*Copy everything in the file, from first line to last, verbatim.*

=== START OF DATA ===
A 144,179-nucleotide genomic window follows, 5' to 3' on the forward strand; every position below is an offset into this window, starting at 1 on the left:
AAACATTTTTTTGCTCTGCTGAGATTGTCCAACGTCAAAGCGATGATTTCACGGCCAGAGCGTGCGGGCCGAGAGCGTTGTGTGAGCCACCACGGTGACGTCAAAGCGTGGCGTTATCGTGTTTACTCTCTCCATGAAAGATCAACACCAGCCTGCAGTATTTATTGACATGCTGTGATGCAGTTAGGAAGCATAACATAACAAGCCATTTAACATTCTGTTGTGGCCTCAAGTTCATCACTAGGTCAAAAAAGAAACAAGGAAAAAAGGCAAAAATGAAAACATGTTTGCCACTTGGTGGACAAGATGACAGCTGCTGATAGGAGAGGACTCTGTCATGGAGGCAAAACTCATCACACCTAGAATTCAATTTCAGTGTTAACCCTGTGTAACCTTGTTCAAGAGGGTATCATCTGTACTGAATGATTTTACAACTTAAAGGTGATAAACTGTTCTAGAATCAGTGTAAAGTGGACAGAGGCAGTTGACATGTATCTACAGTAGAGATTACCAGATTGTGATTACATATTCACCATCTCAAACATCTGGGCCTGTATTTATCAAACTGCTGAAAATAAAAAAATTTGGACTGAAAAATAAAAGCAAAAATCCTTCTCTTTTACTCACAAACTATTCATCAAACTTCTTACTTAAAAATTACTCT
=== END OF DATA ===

A 144,179-nucleotide genomic window follows, 5' to 3' on the forward strand; every position below is an offset into this window, starting at 1 on the left:
AAACATTTTTTTGCTCTGCTGAGATTGTCCAACGTCAAAGCGATGATTTCACGGCCAGAGCGTGCGGGCCGAGAGCGTTGTGTGAGCCACCACGGTGACGTCAAAGCGTGGCGTTATCGTGTTTACTCTCTCCATGAAAGATCAACACCAGCCTGCAGTATTTATTGACATGCTGTGATGCAGTTAGGAAGCATAACATAACAAGCCATTTAACATTCTGTTGTGGCCTCAAGTTCATCACTAGGTCAAAAAAGAAACAAGGAAAAAAGGCAAAAATGAAAACATGTTTGCCACTTGGTGGACAAGATGACAGCTGCTGATAGGAGAGGACTCTGTCATGGAGGCAAAACTCATCACACCTAGAATTCAATTTCAGTGTTAACCCTGTGTAACCTTGTTCAAGAGGGTATCATCTGTACTGAATGATTTTACAACTTAAAGGTGATAAACTGTTCTAGAATCAGTGTAAAGTGGACAGAGGCAGTTGACATGTATCTACAGTAGAGATTACCAGATTGTGATTACATATTCACCATCTCAAACATCTGGGCCTGTATTTATCAAACTGCTGAAAATAAAAAAATTTGGACTGAAAAATAAAAGCAAAAATCCTTCTCTTTTACTCACAAACTATTCATCAAACTTCTTACTTAAAAATTACTCT